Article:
No, foot baths can't cleanse your body of parasites

By: Siri Christiansen
January 9 2024

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No, foot baths can't cleanse your body of parasites

A viral TikTok showing the results of a "parasite cleansing" foot bath.


The Verdict False

The viral TikTok video has been examined by three parasite experts that deem the "parasites" to be other materials.

Claim ID dbdba63c

The claim

A TikTok video that has amassed 7 million views in six days claims that foot baths can rid your body of parasites.

In the video, published on January 4, 2023, a young woman pours a "parasite cleansing" foot bath with Epsom salt, apple cider vinegar, and bentonite clay and soaks her feet in it. "I’m not gonna lie, that is a parasite guys…(...) another parasite.. (...) that’s another parasite guys, disgusting (...) and this is another parasite, like, I’m in disbelief," the TikToker narrates over video snippets of small, thin strings floating around in the water.

Screenshots of the viral TikTok. Source: TikTok (Edited by Logically Facts)

In a follow-up video, the TikToker responds to a comment asking if it’s possible the "parasites" came out of the drain. "100% the parasites came out of my feet," the video asserts.

It’s not the first time this DIY remedy has appeared on the platform. Several videos of "parasite foot soaks," "deworming foot baths," or "parasite foot detox" have been shared on TikTok over the past year, primarily by alternative health influencers (archived versions here, here, and here). The recent video, however, is the first on the subject to achieve this level of engagement.

In fact

There is no credible information online about foot baths being used as a treatment for parasites. According to the science-based health sites VeryWell Health and Medical News Today, both of which have been deemed pro-science and highly factual by Media Bias/Fact Check, natural remedies for parasites typically include cleansing diets or herbal supplements that have limited scientific evidence. Both sites advise anyone concerned about parasites to consult a healthcare professional.

Logically Facts sent the viral TikTok video to three medical researchers with expert knowledge in parasites, all of which said the thread-like objects in the video do not look like parasites.

"It looks like a combination of dirt and skin that have been lumped together by soap and formed long threads, and they look as if they move because of movements in the water," said Björn Olsen, professor of infection medicine at Uppsala University. 

In his profession, Olsen has himself received countless jars of "parasites" from concerned people, which upon examination have turned out to be slime, phlegm, fibers, or other materials. This has also been the experience of Silvia Botero Kleiven, head of parasite diagnostics at the Karolinska University Hospital’s laboratory.

"The objects in the video do not look like worms," Botero said. "The now quite rare Guinea worm can be found under the skin, but it doesn’t fully crawl out spontaneously and it doesn't look like what is shown in the video. I can't think of any worms that behave that way either."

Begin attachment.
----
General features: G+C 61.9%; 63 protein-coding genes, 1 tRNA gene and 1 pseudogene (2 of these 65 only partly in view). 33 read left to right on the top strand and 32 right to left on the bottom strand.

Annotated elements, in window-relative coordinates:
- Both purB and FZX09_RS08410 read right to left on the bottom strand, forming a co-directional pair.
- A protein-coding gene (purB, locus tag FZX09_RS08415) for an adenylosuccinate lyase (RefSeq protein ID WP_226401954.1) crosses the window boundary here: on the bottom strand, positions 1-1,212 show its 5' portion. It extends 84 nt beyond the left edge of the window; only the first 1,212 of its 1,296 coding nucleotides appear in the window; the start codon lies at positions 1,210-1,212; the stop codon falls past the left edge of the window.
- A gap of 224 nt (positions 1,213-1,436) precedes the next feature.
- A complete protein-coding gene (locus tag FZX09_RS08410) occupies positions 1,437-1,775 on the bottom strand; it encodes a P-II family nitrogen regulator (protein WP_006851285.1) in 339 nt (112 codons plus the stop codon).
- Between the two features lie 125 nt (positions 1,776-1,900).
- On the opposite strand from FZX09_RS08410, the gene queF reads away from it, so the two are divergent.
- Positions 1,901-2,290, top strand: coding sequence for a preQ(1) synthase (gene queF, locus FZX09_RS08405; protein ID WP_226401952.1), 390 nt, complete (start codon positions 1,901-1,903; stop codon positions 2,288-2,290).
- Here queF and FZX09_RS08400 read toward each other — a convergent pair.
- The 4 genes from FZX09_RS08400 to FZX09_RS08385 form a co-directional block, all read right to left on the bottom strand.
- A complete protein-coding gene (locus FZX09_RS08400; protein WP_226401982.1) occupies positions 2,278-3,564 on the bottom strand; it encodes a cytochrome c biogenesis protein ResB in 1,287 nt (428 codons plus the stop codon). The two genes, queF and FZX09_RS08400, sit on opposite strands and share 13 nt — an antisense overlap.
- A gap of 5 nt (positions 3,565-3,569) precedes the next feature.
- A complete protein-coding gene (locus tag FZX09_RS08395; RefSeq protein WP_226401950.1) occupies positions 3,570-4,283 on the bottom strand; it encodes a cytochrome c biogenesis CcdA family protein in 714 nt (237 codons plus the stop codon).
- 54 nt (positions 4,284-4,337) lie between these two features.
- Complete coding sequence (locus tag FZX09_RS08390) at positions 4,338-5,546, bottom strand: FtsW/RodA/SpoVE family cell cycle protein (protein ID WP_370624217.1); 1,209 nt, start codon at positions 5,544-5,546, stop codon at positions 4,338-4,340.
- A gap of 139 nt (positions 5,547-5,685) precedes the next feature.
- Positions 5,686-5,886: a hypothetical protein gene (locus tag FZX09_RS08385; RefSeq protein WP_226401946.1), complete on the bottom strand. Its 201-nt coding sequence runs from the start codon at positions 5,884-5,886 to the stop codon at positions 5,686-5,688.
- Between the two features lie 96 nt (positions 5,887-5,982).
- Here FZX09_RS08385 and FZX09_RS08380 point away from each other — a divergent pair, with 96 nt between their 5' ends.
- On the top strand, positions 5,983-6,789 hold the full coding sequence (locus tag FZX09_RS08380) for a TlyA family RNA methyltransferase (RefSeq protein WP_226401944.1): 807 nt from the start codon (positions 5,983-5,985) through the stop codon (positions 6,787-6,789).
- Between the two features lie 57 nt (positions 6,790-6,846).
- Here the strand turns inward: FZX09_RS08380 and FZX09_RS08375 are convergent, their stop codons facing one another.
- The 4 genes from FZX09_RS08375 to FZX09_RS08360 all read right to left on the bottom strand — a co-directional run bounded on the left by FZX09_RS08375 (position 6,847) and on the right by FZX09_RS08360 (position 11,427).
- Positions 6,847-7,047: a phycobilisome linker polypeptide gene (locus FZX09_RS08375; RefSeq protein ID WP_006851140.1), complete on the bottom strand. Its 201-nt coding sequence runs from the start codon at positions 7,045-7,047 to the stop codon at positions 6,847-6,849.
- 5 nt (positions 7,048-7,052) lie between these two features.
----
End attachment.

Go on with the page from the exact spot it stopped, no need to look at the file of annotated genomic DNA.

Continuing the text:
"It’s a recurring phenomenon – you see something in the water and you immediately interpret it as worms or parasites or bacteria," Uppsala University’s Olsen said. "But a lot of that is unfounded. When you do have skin parasites, they don’t look like that. They’ll make themselves known mainly through skin wounds."

Anders Björkman, professor emeritus at the Department of Global Public Health and infectious disease specialist at Karolinska Institutet, agreed.

"I find it impossible that a worm can crawl out of the skin as described in the video," he told Logically Facts. "There are various parasites or larvae that can occur in skin, most commonly onchocerciasis but also larva migrans. It’s relatively rare but could be what this video seems to refer to. However, it is unlikely they could be pulled out with just a foot bath. The real treatment is special worm medication that is swallowed in tablet form."

Parasite scare

Parasite cleansing has become a major trend in TikTok’s natural health circuit, and the hashtag #parasitecleanse has 839.9m views on the platform at the time of writing. 

While an Epsom foot bath or a herbal concoction is relatively harmless, other remedies are not. 

One of the biggest names in the parasite cleansing game, Alexia Icenhower, recommends ingesting parasite cleanses that include chlorine dioxide – which the U.S. Food and Drug Administration warns can lead to serious safety issues and death.  In 2022, the fact-checking organization Health Feedback found a TikTok video perpetuating the long-running claim that drinking turpentine – which is dangerous and fatal even in small quantities – can effectively remove parasites from the body. 

One reason why the trend has attracted so much attention is the wide range of health issues it claims to solve, including IBS, insomnia, anxiety, brain fog, abdominal pain, and endometriosis. Alexia Icenhower, for example, claims her parasite cleanse has cured her of stage-three kidney disease, depression, allergies, poor eyesight, and autism. 

"The main problem with this type of false claim is that it favors the perception that you 'may have parasites in your body,'" Karolinska Institutet’s Björkman said. "It’s a perception that some patients exhibit and which is difficult to get rid of even after making lots of tests and examinations without findings."

The verdict

The supposed "parasites" in the TikTok video have been assessed by three medical researchers with expert knowledge in parasites, all of whom have said that parasitic worms do not look like that and that foot baths are not a viable method of removing parasites from the body. Therefore, we have marked this claim as false.

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